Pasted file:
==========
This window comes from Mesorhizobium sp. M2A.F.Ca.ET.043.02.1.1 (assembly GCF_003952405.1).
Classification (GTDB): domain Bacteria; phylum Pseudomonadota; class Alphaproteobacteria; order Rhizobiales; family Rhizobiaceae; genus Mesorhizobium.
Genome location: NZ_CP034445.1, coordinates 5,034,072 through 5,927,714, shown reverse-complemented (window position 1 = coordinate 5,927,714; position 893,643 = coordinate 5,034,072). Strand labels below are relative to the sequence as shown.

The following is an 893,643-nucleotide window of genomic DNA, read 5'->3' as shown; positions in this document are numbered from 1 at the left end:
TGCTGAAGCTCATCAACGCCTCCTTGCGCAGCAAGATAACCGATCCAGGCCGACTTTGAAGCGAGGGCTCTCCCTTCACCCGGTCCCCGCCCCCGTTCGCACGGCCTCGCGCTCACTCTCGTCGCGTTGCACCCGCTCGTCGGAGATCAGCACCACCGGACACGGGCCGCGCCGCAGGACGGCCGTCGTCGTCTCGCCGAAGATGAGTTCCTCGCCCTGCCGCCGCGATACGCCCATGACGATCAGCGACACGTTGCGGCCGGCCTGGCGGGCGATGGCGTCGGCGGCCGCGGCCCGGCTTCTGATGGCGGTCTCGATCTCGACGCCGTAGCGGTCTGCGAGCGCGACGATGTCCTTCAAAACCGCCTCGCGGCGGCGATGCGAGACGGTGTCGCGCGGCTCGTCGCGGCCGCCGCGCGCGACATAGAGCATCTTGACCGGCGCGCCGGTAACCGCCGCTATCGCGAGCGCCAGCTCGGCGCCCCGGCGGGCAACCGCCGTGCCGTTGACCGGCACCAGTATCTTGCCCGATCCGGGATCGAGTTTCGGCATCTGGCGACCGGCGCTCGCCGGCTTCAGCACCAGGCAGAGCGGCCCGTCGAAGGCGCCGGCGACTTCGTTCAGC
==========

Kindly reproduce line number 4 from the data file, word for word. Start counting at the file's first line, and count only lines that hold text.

The following is an 893,643-nucleotide window of genomic DNA, read 5'->3' as shown; positions in this document are numbered from 1 at the left end: